In some countries, anthropology and archaeology are taught very differently than they are here at The University of Iowa. However, rather than preclude study abroad, these differences are a great opportunity to learn new and different approaches to your chosen field of study. For more information about these differences, speak with your major advisor, and read about the specific courses by visiting the “Recommended Programs” section of this site and by stopping by the Study Abroad office and scheduling an appointment with one of our advisors.
If you are a double-major, like many Anthropology students, it is important to consider the requirements of both of your majors and talk with all of your advisors before planning to spend a semester or year abroad.
The programs listed below were chosen because they offer a diverse representation of issues in anthropology, unique cultural experiences, or specialized internship options. While we suggest you look at these highlighted programs first, feel free to explore our website or visit an online directory of study abroad programs.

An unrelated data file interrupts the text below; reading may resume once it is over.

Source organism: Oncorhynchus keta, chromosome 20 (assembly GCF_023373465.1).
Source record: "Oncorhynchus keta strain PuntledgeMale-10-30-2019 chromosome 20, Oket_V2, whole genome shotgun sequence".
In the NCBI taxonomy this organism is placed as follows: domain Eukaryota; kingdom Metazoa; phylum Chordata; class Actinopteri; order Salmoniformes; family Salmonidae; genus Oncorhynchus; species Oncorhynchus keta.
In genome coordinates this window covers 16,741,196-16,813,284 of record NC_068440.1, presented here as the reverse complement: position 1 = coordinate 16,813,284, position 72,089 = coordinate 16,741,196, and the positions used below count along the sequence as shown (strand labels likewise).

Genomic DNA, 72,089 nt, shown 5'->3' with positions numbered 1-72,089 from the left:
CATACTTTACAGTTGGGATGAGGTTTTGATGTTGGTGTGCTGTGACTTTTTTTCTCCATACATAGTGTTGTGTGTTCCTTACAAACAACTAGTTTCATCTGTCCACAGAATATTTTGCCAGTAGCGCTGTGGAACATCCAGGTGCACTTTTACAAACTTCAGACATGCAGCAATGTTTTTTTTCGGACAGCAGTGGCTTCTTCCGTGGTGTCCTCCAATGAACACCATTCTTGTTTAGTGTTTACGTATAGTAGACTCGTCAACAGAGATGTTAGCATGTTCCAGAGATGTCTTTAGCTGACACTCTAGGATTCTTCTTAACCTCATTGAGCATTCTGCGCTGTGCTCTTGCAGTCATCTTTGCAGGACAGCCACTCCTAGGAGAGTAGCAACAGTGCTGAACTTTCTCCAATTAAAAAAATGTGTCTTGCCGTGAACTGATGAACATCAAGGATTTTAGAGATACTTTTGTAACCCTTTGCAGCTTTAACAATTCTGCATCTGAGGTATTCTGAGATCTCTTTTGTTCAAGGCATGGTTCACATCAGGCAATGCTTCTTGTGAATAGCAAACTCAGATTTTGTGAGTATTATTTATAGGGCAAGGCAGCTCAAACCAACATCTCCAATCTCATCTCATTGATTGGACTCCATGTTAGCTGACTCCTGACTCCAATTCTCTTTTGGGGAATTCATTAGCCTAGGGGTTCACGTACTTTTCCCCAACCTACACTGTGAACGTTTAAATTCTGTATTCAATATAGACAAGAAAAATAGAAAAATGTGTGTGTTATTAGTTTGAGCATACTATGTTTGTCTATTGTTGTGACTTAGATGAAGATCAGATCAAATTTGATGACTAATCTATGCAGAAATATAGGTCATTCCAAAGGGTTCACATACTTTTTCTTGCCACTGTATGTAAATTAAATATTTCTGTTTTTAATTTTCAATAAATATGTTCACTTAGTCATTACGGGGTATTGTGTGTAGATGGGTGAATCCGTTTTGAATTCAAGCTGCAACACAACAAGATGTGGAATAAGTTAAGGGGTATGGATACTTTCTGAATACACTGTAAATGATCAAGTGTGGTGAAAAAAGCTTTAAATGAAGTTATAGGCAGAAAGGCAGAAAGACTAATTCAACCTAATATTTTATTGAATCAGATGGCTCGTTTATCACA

As the UI Department of Anthropology works with Study Abroad, the specific programs listed here may change, so check with your advisor for the latest updates.
The programs listed below are divided into two categories: General Anthropology Programs, which are arranged alphabetically by location, and Multiple Location Programs, many of which feature strong field school or hands-on experiences. There is some overlap between these sections.
At the University of Newcastle, anthropology is taught through the Faculty of Education and Arts and the School of Humanities and Social Science. The University is also connected with several research institutions that specialize in women's studies, transformational studies, and health and aging. For more information and a list of available courses, see a study abroad advisor.